“Anyone limiting fundamental rights must provide proof. They must provide evidence that the limitations to personal freedom are necessary in the predominant interest of the general public—that’s what our constitution requires. This principle also applies in the European Union, at the latest since 2009 when the E.U. Charter of Fundamental Rights became enforceable law of the Member States with the Treaty of Lisbon. This guideline’s origins go back before Lisbon. In December 2013, the attorney general at the European Court of Justice said in his vote that he was of the opinion that the guideline violated the protection of the private sphere guaranteed in Article 8 of the Charter of Fundamental Rights.

“The authors and proponents of the mandatory retention of communications traffic data [Vorratsdatenspeicherung] have not yet provided proof of the necessity and efficacy, to this day. But surely it would have been easy for them to provide the evidence, after eight years—if their arguments were accurate ones. It ought to have been easy to show that law enforcement had been harmed by the German Constitutional Court’s finding in 2010 that the Vorratsdatenspeicherung law was unconstitutional. Did conviction rates fall in Germany? Is Germany worse off than its neighbors who implemented Vorratsdatenspeicherung? No. Furthermore, neither the governments of the Member States nor the European Commission were able to provide conclusive proof in any other way for the necessity of Vorratsdatenspeicherung.”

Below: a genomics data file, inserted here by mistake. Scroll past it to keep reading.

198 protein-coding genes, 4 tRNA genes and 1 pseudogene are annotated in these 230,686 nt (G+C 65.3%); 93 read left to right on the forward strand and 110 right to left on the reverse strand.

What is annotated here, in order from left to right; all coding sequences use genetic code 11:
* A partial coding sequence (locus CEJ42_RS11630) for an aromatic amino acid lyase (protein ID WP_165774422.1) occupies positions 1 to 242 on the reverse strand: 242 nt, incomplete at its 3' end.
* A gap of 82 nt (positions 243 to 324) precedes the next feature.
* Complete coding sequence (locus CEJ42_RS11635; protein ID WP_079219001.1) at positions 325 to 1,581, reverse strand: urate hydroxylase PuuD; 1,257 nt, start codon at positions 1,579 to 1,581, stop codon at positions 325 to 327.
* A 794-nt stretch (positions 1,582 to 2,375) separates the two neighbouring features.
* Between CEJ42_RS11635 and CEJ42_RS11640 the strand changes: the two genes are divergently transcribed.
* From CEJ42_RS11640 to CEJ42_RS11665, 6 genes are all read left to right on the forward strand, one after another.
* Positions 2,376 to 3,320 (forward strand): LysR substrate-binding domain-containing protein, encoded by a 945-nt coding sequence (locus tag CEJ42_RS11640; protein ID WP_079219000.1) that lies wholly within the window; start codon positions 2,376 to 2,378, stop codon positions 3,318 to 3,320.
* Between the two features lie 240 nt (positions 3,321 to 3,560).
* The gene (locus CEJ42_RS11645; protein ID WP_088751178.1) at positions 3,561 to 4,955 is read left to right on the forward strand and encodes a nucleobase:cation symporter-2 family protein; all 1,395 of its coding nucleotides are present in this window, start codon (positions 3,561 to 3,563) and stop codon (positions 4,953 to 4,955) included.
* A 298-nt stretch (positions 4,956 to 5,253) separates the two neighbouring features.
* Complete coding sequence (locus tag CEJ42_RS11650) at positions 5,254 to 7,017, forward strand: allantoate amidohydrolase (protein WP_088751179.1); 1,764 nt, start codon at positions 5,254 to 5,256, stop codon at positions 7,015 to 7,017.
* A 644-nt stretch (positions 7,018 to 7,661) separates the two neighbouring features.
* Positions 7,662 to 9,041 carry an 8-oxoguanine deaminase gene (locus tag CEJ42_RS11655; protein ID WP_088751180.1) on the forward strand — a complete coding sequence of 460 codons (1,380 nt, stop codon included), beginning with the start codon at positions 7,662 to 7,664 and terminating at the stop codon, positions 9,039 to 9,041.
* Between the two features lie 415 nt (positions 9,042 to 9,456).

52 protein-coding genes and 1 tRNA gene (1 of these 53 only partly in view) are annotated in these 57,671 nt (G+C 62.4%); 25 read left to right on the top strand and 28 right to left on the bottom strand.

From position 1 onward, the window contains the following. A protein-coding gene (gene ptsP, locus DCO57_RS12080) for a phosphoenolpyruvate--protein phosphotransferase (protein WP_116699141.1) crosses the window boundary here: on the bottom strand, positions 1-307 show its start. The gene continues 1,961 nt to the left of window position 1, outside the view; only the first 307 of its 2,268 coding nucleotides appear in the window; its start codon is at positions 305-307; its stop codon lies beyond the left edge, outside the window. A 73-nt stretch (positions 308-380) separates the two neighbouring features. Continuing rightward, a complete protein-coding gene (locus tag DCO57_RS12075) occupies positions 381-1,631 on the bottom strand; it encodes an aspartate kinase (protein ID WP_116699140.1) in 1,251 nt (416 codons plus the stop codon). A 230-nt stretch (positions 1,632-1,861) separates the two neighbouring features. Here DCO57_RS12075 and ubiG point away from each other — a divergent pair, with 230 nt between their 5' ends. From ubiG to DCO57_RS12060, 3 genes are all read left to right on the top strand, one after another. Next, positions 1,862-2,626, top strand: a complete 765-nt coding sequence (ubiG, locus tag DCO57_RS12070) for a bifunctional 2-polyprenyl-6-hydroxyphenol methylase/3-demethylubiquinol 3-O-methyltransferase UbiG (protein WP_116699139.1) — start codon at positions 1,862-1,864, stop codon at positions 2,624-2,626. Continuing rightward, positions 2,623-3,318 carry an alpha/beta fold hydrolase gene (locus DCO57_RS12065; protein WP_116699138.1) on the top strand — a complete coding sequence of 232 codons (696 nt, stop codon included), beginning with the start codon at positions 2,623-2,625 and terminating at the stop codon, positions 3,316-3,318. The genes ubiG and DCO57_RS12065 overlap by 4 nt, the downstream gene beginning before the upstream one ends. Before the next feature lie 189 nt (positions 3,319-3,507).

(Vair   GROONED rechh tah   eye n shrenked,   issed   bev ICE flichh tichh.)

Vorabentscheidungsverfahren

“Advance decision process.”

For the first time ever, Germany’s supreme court, the Bundesverfassungsgericht in Karlsruhe, sent a case on to the European Union’s supreme court, the European Court of Justice in Luxembourg. It was for a “decision in advance” on a lawsuit brought in Germany by members of the C.S.U. and Leftists political parties together with other groups, about whether the policy of the European Central Bank announced by Mario Draghi (Goldman Sachs) of buying theoretically unlimited amounts of debt from Member States would be exceeding the Bank’s current brief by redistributing money to countries that hadn’t cleaned up their governments yet. It’s also feared if left unlimited the policy might put the E.C.B. in the hazardous position of becoming a “bad bank” on behalf of the banks in the troubled countries whose debt it was buying.

Süddeutsche.de reported that this sort of debt purchasing, which a government must promise to cut costs and carry out structural reforms in order to receive, has never occurred, but the announcement that it was possible calmed the markets in 2012. Spiegel.de made it sound more like the structural reforms and cost cutting were linked to aid from the Euro-Rettungsschirm, the “euro rescue umbrella” bailout programs, but repeated that the E.C.B. has never carried out any of these so-called Outright Monetary Transactions.

After the Bundesverfassungsgericht receives the decision of the European Court of Justice on these questions, said the Spiegel.de article, it will then decide its own case. And here are four ways the Bundesverfassungsgericht said in its 52-page submission that the European Court of Justice might deal with the Bundesverfassungsgericht’s concerns:

  • “The bond purchases should not undermine the policies of the bailout funds [Rettungsschirme] which link loans to clear conditions such as savings programs and reform programs.”